Observers are waiting to see what becomes of the 10 leaders of the separatist Ambazonia Interim Government after they appealed a Yaounde military court decision which sentenced them to life imprisonment last August 26, 2019.
A case which started in December 2018 saw the 10 being accused of terrorism, rebellion, and secession. The court only gave the defense council 17 hours to draw a conclusion. This came after the prosecution had submitted thousands of pages of incriminating documents with close to 1,000 items of criminal evidence which defense lawyers did not know about and had not been given a chance to examine.
According to Human Rights Watch,
“Sisiku Ayuk Tabe, head of what is known as the “Ambazonia government,” and nine other leaders had been arrested in January 2018 in Nigeria’s capital, Abuja, and forcibly returned to Cameroon, in an extrajudicial transfer that was denounced by the United Nations Refugee Agency as violating the fundamental principle of non-refoulement – the practice of not forcing refugees or asylum seekers back to a country where they risk persecution, torture, or other cruel, inhuman, or degrading treatment. The forced return of the 10 leaders was also declared illegal by a Nigerian court in March 2019. The men were then held in incommunicado detention at the State Defense Secretariat detention facility (Secrétariat d’État à la défense, SED) for six months, during which they had no access to their lawyers and families. Human Rights Watch has documented that torture and other abuses are endemic at the SED”.
The military court in Cameroon has become the regime’s jurisdiction of choice trying especially political opponents, a practice which is against international standards and also condemned by the United Nations Human Rights Committee. Many other Non-Governmental Organisations and Civil Society Organisations have decried the trial of civilians in military courts in Cameroon, reiterating it is a court meant for cases committed by military personnel.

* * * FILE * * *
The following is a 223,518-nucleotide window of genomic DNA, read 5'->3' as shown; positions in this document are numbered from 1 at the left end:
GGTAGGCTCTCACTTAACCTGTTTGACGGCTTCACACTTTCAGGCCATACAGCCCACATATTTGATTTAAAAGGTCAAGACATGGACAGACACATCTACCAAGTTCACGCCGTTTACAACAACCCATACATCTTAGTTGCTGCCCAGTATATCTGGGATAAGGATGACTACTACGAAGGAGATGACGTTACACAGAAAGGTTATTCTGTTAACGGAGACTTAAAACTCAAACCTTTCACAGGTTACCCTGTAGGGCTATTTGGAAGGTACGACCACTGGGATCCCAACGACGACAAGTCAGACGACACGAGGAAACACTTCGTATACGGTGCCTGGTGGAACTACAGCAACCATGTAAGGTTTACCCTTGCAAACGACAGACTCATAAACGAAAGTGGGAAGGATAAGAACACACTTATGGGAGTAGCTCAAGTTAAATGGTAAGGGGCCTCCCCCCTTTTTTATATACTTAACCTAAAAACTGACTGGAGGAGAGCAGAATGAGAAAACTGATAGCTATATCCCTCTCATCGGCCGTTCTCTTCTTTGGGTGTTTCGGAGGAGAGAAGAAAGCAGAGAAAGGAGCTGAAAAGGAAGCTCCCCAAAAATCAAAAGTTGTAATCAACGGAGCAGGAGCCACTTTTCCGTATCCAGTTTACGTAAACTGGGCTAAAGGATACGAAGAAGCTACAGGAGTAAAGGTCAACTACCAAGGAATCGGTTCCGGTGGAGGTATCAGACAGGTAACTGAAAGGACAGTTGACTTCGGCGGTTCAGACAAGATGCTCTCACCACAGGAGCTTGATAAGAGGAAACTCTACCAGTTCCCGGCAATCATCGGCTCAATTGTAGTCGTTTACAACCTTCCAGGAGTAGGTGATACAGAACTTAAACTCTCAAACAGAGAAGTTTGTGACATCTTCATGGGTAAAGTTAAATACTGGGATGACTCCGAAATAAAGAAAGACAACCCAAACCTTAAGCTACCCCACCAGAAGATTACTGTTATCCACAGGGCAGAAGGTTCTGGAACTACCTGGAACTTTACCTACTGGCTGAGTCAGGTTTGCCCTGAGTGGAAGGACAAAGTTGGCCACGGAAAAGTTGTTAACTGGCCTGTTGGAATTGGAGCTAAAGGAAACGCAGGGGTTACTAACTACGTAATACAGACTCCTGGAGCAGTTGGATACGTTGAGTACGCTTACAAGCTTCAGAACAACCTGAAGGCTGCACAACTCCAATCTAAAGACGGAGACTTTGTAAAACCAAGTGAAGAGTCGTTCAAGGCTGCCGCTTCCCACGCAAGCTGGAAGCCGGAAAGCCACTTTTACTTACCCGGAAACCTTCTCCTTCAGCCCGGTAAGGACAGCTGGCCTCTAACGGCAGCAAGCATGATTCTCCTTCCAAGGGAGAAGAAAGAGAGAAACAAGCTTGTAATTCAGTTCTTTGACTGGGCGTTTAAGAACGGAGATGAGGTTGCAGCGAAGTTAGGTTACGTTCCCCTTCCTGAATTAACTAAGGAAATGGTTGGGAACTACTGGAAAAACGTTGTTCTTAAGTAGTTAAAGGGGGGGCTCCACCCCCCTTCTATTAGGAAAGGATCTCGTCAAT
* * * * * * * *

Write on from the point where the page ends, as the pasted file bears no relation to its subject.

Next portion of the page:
In an interview with Human Rights Watch, Fru John Nsoh lead counsel for the separatist leaders said
“while the trial of his clients started in December 2018, all hearings prior to August 19 focused on peripheral procedural matters. He said that defense lawyers had no prior knowledge of the evidence presented to the court by the prosecution, and were not given any chance to view, comment, or object to the evidence, nor were they permitted to cross examine the four witnesses called by the prosecution”.
What appears more like the gross violation of the rights of these 10 instead has the potential of swelling the conflict rocking the English-speaking regions of Cameroon that has root causes in the decolonisation of the British Southern Cameroons. Hopes that the regime in Yaounde will solve the conflict peacefully have been further dampened by the sentencing of Ayuk Tabe and the others.
The Biya government has continued to prefer the heavy handed approach and calls for open and inclusive dialogue have apparently been denied by the Yaounde regime. There is an overt preference for militarisation as the regime is reportedly seeking more funds for funding its war efforts in the Anglophone regions. At the same time the regime is also collecting humanitarian aid from Non-Governmental Organisation.
It would be more productive for the Cameroon government to address the grievances of the Anglophone population and be more open to measures tackling the root causes of their demands.